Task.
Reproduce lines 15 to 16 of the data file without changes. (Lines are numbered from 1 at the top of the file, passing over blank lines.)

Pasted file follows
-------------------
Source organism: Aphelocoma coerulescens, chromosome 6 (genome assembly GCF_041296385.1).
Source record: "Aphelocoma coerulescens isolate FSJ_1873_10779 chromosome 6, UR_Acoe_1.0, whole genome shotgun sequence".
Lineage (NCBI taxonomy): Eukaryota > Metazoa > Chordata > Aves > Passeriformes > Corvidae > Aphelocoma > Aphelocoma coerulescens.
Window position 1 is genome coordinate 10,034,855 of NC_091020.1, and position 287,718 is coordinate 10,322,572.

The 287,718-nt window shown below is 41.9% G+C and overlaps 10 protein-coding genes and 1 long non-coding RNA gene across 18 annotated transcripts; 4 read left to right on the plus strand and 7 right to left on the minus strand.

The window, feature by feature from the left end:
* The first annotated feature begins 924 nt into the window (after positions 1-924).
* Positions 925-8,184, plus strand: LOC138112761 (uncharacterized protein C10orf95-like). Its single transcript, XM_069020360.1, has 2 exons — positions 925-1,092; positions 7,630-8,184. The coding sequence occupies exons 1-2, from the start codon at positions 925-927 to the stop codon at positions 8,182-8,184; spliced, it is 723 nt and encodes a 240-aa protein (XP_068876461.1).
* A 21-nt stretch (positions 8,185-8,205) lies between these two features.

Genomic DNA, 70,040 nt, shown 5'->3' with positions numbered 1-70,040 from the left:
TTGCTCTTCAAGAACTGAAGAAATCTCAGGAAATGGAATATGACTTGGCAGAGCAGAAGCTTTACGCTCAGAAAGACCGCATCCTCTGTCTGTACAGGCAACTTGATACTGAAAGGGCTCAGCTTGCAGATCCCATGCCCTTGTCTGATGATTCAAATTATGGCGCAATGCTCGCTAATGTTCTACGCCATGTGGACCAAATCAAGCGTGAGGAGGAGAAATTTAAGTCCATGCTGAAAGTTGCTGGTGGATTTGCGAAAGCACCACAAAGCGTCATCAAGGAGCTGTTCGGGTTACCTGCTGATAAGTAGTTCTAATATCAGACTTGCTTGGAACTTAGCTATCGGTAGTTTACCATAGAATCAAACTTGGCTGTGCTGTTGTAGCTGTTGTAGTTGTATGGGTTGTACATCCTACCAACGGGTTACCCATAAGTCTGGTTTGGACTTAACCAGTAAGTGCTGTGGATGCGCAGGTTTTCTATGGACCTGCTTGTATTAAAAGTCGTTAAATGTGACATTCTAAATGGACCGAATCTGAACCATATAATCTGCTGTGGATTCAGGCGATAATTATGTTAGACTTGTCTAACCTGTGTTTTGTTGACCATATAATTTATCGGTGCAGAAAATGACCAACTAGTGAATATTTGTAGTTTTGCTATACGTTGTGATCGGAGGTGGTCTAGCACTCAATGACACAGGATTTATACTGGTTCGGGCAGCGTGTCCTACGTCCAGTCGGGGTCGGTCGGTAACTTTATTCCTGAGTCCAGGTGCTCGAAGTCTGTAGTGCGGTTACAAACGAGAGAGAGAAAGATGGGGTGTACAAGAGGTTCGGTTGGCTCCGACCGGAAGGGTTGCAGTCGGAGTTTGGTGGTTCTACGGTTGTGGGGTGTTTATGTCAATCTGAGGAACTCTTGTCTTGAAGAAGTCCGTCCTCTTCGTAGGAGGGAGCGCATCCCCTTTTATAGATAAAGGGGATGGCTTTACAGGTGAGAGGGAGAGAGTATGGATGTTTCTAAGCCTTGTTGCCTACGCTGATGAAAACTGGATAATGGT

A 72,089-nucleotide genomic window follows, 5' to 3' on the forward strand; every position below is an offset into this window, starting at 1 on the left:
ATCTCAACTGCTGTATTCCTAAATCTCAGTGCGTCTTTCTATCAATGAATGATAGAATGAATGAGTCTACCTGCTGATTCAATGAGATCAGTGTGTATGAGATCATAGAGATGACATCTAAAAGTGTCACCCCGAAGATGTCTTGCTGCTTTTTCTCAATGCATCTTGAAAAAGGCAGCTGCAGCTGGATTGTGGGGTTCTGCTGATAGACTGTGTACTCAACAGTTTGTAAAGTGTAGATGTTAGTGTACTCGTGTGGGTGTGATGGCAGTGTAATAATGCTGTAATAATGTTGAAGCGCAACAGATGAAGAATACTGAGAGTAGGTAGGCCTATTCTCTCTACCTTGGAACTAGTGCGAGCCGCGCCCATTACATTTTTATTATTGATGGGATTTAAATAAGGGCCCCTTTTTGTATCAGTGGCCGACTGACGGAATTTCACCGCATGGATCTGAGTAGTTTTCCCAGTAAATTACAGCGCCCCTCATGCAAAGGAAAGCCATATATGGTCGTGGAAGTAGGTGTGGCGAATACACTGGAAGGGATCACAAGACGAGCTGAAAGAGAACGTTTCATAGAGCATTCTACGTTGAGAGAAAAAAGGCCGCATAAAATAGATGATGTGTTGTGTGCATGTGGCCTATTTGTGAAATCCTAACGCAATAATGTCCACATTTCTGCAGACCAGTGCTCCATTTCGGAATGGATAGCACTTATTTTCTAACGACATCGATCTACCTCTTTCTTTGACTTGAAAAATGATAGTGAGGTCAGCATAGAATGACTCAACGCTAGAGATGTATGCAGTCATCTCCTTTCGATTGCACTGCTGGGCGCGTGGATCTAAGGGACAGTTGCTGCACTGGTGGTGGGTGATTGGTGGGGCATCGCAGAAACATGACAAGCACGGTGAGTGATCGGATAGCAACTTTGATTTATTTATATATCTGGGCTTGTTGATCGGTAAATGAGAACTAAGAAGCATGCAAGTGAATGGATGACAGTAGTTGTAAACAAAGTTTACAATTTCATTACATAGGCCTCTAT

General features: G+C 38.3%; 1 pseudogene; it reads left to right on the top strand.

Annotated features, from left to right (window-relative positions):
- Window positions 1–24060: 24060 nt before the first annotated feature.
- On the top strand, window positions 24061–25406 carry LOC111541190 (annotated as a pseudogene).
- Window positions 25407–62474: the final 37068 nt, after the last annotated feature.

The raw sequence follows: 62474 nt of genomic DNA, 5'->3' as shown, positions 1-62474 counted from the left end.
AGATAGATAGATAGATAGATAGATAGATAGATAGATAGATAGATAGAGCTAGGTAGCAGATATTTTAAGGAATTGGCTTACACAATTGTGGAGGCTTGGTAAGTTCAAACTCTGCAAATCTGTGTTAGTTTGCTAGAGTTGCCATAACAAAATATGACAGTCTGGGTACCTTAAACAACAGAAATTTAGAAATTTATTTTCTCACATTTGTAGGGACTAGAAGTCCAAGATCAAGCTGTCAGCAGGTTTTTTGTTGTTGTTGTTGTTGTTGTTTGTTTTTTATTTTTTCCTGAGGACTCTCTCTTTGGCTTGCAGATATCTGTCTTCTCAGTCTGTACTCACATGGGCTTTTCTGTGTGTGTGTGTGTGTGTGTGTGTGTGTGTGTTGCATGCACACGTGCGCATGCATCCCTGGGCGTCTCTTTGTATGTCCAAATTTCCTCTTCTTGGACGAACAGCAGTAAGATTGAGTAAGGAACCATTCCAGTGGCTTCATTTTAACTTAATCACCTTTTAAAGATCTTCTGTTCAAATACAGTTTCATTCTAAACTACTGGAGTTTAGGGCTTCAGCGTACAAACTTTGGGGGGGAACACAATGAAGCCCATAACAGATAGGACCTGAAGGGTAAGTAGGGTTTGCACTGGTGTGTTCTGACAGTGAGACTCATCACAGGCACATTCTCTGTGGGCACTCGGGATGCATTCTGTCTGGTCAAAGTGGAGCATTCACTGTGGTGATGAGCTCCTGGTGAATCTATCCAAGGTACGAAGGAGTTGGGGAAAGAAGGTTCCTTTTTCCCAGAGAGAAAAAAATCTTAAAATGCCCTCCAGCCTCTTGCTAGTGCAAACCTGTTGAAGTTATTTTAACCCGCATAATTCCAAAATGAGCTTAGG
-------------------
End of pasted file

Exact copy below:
Annotated features, from left to right (window-relative positions):
- Window positions 1–24060: 24060 nt before the first annotated feature.